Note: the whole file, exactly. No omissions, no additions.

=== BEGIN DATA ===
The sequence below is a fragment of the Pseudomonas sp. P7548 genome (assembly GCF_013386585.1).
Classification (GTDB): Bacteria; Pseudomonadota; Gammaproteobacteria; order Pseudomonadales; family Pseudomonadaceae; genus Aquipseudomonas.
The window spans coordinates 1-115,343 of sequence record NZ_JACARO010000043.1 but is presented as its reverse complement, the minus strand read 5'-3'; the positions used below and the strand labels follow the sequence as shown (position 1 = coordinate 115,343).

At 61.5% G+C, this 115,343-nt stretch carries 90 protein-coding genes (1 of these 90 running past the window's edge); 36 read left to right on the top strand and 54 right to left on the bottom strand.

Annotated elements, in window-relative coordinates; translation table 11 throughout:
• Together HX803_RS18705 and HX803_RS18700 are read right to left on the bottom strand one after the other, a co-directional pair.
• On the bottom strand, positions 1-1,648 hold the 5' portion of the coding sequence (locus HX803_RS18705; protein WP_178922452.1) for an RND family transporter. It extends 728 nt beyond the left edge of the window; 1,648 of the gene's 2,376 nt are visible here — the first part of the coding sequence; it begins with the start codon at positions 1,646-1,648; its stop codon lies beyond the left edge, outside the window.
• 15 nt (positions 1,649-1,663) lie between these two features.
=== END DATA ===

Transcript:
The sequence below is a fragment of the Pseudomonas sp. P7548 genome (assembly GCF_013386585.1).
Classification (GTDB): Bacteria; Pseudomonadota; Gammaproteobacteria; order Pseudomonadales; family Pseudomonadaceae; genus Aquipseudomonas.
The window spans coordinates 1-115,343 of sequence record NZ_JACARO010000043.1 but is presented as its reverse complement, the minus strand read 5'-3'; the positions used below and the strand labels follow the sequence as shown (position 1 = coordinate 115,343).

At 61.5% G+C, this 115,343-nt stretch carries 90 protein-coding genes (1 of these 90 running past the window's edge); 36 read left to right on the top strand and 54 right to left on the bottom strand.

Annotated elements, in window-relative coordinates; translation table 11 throughout:
• Together HX803_RS18705 and HX803_RS18700 are read right to left on the bottom strand one after the other, a co-directional pair.
• On the bottom strand, positions 1-1,648 hold the 5' portion of the coding sequence (locus HX803_RS18705; protein WP_178922452.1) for an RND family transporter. It extends 728 nt beyond the left edge of the window; 1,648 of the gene's 2,376 nt are visible here — the first part of the coding sequence; it begins with the start codon at positions 1,646-1,648; its stop codon lies beyond the left edge, outside the window.
• 15 nt (positions 1,649-1,663) lie between these two features.